These things take time and I don’t want to sound like I don’t appreciate the work of the Terraform developers because I do and I’m honestly amazed they manage to support so much without an enormous team. I think they’ve done a great job and hope they continue adding new features but when it comes to the provisioning your environment you need to take that into account. Are there a lot of new features on the roadmap? What will they need? Is there support of them?

Changes between versions

Terraform is still fairly new so it’s still a little unstable. The result is that patch versions can make a big difference. The code base is large and there are lots of moving parts so jumping from one version to another can have a lot of consequences. I would suggest keeping a close eye on releases and test very carefully, strange things can happen in a new patch.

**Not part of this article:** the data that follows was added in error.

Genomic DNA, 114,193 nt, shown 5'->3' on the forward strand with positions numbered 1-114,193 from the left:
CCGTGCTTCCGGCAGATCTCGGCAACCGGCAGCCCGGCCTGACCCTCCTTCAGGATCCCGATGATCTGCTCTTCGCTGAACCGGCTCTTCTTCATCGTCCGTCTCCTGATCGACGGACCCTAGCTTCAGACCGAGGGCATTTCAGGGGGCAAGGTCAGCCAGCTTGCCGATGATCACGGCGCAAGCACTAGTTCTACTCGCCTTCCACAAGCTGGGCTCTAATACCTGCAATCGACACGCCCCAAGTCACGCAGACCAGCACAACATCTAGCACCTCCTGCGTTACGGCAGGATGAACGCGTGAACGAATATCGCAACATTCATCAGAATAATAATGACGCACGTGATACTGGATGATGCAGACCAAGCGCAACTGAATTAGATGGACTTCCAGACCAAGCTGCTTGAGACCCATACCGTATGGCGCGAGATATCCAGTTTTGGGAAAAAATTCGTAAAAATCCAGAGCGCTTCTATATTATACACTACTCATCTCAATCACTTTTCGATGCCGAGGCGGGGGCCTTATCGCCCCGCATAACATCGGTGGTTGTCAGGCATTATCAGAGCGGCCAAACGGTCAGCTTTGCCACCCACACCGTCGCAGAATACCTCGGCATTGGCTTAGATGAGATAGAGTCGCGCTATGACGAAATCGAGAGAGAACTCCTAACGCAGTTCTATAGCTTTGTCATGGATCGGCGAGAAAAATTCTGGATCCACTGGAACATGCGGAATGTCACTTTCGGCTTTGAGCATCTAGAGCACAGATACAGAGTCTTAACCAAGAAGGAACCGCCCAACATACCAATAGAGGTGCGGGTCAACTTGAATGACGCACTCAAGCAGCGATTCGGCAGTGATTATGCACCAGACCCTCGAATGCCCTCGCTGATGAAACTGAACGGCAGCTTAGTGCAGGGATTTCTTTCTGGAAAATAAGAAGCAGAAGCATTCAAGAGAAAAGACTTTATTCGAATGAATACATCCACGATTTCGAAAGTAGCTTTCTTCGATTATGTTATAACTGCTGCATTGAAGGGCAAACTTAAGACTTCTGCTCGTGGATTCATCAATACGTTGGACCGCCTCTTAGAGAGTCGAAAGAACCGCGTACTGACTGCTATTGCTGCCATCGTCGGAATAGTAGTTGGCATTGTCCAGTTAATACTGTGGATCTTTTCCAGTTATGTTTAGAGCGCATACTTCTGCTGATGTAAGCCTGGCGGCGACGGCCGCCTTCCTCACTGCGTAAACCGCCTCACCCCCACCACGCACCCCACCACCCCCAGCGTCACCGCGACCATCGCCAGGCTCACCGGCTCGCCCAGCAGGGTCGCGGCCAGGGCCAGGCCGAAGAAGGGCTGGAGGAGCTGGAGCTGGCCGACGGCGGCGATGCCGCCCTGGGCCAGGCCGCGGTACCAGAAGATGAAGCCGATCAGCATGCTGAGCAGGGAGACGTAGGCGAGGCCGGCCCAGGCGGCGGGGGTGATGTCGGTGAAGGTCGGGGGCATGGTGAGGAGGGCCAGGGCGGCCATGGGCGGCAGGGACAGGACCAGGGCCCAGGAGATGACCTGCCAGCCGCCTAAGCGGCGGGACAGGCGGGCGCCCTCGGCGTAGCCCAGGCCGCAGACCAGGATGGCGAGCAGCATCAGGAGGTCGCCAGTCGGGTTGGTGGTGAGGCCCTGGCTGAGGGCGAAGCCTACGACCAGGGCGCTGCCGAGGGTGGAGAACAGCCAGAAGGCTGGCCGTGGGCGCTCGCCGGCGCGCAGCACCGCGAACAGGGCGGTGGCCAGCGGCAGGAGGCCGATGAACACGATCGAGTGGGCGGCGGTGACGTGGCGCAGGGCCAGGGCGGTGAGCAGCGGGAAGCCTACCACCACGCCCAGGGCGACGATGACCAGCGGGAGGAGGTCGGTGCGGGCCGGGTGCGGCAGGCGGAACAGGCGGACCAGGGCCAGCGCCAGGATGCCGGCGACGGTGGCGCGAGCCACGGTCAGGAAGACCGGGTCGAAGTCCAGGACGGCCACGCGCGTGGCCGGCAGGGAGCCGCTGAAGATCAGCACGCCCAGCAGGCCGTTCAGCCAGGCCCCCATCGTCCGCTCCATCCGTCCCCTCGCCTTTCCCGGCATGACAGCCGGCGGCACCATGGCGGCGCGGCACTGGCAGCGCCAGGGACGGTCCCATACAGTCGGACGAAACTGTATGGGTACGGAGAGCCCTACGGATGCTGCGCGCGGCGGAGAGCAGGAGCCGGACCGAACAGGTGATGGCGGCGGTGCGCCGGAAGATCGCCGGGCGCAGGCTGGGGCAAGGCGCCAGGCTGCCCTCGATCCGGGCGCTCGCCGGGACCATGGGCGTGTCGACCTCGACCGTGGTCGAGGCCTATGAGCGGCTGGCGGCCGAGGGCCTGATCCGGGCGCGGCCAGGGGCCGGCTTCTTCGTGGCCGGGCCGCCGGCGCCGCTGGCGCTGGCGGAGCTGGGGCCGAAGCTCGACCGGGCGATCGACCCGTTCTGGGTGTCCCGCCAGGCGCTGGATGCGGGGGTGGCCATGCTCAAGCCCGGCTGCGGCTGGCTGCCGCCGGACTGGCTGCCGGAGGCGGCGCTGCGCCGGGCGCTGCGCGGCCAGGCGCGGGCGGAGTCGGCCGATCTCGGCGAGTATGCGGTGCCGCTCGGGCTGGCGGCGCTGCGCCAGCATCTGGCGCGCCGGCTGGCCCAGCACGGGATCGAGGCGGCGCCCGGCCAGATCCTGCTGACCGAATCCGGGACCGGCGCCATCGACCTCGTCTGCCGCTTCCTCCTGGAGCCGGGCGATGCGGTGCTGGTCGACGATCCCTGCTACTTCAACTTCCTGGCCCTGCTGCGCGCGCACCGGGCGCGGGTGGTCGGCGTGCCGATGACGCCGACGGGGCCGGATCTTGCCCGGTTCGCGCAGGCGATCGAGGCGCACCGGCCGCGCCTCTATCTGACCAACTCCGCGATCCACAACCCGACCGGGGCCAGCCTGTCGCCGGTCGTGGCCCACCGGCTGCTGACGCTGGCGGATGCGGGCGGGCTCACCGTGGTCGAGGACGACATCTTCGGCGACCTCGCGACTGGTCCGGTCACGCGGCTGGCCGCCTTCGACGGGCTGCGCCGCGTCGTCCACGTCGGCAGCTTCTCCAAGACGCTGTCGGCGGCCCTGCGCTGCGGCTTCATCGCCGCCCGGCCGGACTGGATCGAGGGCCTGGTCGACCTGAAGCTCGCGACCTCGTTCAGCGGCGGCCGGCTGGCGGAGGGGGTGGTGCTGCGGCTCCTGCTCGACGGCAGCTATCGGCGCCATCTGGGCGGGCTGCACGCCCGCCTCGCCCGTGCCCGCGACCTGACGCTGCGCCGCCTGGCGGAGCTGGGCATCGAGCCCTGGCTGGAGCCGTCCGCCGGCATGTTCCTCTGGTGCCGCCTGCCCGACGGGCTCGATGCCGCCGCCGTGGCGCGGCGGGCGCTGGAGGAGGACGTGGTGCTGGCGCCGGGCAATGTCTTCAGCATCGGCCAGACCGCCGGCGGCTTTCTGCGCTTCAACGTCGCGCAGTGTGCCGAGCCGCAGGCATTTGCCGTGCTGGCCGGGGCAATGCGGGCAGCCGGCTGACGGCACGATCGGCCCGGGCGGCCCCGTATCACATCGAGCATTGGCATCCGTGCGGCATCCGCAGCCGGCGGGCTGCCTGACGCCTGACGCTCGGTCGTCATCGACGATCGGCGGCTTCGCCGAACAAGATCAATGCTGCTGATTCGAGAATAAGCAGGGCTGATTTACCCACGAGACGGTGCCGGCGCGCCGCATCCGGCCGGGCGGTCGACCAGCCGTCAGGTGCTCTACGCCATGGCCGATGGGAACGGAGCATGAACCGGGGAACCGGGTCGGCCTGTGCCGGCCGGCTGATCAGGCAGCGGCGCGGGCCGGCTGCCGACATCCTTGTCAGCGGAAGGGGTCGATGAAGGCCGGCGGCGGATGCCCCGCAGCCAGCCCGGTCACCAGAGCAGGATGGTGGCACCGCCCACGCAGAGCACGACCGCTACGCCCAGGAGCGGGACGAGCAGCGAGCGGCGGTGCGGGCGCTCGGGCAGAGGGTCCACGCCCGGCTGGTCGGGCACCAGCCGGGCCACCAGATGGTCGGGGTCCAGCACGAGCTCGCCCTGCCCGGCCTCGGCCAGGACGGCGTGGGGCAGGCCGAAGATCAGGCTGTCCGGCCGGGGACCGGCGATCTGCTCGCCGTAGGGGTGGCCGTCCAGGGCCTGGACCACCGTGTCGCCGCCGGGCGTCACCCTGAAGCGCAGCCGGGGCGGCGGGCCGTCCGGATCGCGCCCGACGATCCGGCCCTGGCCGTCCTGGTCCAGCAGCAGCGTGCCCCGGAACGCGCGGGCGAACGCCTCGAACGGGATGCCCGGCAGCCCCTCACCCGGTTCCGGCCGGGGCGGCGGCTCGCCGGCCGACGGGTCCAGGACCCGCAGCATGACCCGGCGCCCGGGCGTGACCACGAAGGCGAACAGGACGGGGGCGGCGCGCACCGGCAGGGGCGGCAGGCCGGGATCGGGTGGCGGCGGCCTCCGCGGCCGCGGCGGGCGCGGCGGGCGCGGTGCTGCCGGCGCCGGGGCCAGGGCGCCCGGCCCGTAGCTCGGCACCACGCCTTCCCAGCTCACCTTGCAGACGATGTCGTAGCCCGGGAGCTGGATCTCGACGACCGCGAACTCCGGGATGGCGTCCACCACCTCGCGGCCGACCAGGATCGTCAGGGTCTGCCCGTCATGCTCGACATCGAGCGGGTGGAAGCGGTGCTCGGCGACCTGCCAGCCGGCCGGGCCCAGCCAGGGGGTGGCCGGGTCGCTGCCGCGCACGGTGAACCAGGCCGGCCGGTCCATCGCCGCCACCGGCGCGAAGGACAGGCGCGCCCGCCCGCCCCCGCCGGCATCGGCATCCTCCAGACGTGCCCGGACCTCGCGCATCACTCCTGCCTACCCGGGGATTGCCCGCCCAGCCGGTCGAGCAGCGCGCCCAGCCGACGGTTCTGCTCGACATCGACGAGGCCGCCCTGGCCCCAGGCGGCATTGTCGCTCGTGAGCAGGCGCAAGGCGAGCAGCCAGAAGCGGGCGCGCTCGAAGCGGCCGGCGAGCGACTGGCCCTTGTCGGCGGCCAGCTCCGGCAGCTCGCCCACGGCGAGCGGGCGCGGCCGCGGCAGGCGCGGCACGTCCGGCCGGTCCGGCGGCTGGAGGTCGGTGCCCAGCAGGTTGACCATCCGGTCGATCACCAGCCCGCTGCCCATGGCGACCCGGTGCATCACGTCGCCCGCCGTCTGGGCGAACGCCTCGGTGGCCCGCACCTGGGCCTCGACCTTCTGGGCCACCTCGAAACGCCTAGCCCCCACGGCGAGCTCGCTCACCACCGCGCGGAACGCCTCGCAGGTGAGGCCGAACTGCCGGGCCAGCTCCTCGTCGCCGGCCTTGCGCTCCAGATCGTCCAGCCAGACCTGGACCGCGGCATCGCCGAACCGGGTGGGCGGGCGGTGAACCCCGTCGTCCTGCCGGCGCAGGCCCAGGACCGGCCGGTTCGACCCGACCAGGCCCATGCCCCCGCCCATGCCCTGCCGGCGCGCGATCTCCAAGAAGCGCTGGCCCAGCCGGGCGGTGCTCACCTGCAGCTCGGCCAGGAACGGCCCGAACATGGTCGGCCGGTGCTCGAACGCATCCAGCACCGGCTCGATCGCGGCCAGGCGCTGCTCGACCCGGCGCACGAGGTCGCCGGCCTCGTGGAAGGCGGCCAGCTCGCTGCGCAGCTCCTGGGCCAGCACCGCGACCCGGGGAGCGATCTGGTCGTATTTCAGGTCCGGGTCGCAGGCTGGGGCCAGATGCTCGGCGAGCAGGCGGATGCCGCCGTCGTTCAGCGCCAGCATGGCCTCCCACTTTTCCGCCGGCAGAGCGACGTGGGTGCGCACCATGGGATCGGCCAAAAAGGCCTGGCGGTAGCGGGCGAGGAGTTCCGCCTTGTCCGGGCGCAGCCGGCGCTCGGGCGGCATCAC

A degree of instability is common in new tools and again I don’t want to sound negative but does need to be considered. Once your environment is up, the last thing you want is to be blocked by a bug in a new version when you need that new bit of functionality.

I’ll stop complaining

Ok, I’m done. Terraform is a great tool and I would highly encourage you to consider it. I have listed some problems here that make it difficult but it’s still my tool of choice for building AWS environments. Terraform is young, immature but powerful and has a great community. In a year or so I’m expecting it have these rough edges smoothed off and we’ll have a fantastic tool, for now I still think use it but do so with caution.

I’ll be watching Terraform with a lot of excitement and I’m really looking forward to see it improve further.